Just as it would be for a typical concert, it is important to discuss the intended recital programme with the artist that you have engaged to livestream. You should take into consideration that the artist may have a more limited repertoire selection than usual due to restrictions with their home setting - for example, it's likely that they will not be able to perform with an accompanist. However, musicians are creative and innovative people, and many of them may have come up with ways to get around this challenge, there is also plenty of exciting repertoire for most instruments to easily be able to fill a recital. So while this isn't a big concern, you do need to make sure that the programme that the artist offers is still going to provide a concert that your members are going to enjoy.
Technical mishaps aren’t the end of the world
‘For the first few minutes there was interference with the sound. Fortunately the pianist found out what was wrong and replayed the music which had been spoilt. The rest of the recital went really well and I have had many appreciative comments.’ George Wolfe, Matlock Music Society
Despite doing trial runs and being well prepared, both Egham and District Music Club and Matlock Music Society encountered technical difficulties during their livestreams. While it can be extremely frustrating when technology does not cooperate and events do not go as smoothly as planned, it is not something to be fearful of. You will likely find that your members, and the artist that you engaged, will be very understanding of how new the whole experience is. They probably even expect some bumps along the road and will just be grateful for all of the effort that you have put in trying to provide them with quality musical experiences.
Embrace the situation
‘We hoped to attract a wide audience and ultimately to attract more people to our concerts in future. Incidentally we hoped some might contribute to our funds to enable us to continue to bring quality live music to the area.’ - Egham and District Music Society.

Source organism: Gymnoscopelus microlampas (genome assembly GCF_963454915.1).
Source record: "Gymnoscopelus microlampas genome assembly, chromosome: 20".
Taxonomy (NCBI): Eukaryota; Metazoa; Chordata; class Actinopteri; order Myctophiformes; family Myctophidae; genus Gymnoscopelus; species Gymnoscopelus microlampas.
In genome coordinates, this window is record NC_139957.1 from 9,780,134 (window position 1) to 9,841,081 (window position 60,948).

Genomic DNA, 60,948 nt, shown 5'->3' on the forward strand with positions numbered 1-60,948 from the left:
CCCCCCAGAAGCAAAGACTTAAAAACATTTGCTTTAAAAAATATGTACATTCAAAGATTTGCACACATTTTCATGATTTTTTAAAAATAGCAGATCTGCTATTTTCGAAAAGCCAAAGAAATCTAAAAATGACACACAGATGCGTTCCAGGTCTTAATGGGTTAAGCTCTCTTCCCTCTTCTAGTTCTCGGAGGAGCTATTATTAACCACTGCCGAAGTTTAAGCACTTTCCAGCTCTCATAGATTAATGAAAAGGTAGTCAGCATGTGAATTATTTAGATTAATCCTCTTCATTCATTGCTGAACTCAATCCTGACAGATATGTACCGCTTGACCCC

Although livestreaming doesn't offer the same experience as an in-person concert, there are some other advantages to livestreaming that are worth mentioning. For example, people can watch whenever they like. While the live aspect of the streaming does give the added ‘in the moment’ excitement that you would get by attending a concert in person, it also has the beauty of being available after the broadcast, so anyone who was unable to watch at the time can still get to share the experience. Both groups' videos have at least quadrupled in views from the number of people that were there for the actual livestream, proving that many people have caught up with the event after it happened.
This is also an excellent opportunity to widen your reach as a group, show people what the kind of music you're promoting and hopefully draw in new members. So make sure that you publicise the event well!
We hope you find this Making Music resource useful. If you have any comments or suggestions about the guidance please contact us. Whilst every effort is made to ensure that the content of this guidance is accurate and up to date, Making Music do not warrant, nor accept any liability or responsibility for the completeness or accuracy of the content, or for any loss which may arise from reliance on the information contained in it.